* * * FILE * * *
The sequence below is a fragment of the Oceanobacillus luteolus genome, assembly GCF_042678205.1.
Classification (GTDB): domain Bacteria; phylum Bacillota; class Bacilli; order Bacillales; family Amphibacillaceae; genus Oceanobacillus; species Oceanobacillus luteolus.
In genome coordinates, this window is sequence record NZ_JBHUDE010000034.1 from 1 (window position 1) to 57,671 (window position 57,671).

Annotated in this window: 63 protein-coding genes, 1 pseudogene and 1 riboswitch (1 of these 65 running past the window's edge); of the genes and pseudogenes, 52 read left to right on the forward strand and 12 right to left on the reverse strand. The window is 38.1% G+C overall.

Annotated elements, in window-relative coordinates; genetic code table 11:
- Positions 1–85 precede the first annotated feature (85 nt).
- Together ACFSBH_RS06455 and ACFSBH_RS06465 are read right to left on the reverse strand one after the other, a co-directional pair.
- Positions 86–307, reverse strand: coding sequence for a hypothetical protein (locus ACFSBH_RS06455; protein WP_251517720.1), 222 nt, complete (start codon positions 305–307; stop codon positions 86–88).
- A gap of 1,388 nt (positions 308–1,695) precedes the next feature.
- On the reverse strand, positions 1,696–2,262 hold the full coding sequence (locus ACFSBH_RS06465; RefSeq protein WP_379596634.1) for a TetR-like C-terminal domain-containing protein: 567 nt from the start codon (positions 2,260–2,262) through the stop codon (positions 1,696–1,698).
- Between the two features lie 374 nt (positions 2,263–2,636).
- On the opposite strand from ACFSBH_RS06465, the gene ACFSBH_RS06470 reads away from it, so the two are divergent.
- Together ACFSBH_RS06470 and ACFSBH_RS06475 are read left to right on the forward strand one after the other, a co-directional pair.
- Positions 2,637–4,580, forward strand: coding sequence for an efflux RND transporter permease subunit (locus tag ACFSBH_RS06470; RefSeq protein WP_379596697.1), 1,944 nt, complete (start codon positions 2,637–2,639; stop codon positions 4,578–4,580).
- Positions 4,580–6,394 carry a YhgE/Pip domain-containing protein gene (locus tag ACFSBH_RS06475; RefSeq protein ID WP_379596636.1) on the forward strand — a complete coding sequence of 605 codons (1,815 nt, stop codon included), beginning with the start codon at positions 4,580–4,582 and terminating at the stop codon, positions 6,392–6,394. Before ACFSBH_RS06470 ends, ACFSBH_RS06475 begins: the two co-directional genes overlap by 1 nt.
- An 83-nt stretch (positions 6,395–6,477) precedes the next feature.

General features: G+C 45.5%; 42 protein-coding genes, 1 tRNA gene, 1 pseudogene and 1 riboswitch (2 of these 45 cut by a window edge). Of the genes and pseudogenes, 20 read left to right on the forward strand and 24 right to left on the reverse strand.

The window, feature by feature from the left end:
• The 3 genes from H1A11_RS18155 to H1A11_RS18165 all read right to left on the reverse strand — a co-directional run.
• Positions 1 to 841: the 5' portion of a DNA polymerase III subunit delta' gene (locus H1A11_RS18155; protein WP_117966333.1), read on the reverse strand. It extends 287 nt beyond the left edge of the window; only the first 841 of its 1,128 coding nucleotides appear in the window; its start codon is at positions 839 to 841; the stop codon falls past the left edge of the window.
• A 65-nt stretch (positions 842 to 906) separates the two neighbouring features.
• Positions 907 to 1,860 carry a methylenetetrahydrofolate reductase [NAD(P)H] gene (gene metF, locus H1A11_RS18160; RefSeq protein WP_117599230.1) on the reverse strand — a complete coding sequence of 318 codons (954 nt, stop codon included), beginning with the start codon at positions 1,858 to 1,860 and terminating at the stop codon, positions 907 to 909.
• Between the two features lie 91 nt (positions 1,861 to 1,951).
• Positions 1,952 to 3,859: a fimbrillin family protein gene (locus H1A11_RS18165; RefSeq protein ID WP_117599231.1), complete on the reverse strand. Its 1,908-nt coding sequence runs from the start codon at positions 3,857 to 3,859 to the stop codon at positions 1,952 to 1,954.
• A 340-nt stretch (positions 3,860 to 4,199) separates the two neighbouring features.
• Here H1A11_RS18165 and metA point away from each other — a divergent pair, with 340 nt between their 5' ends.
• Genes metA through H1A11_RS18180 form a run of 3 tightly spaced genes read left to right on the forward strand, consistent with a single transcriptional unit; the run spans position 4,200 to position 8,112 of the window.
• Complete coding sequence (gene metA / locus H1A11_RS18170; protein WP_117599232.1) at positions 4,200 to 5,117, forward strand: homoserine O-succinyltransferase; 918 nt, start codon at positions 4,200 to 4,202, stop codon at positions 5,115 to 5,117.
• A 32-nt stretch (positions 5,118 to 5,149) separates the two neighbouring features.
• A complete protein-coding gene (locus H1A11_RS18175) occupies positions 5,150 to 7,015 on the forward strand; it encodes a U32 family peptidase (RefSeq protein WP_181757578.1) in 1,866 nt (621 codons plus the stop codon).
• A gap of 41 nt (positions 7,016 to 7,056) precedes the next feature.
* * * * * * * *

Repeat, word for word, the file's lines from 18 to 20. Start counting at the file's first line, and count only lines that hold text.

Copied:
The window, feature by feature from the left end:
• The 3 genes from H1A11_RS18155 to H1A11_RS18165 all read right to left on the reverse strand — a co-directional run.
• Positions 1 to 841: the 5' portion of a DNA polymerase III subunit delta' gene (locus H1A11_RS18155; protein WP_117966333.1), read on the reverse strand. It extends 287 nt beyond the left edge of the window; only the first 841 of its 1,128 coding nucleotides appear in the window; its start codon is at positions 839 to 841; the stop codon falls past the left edge of the window.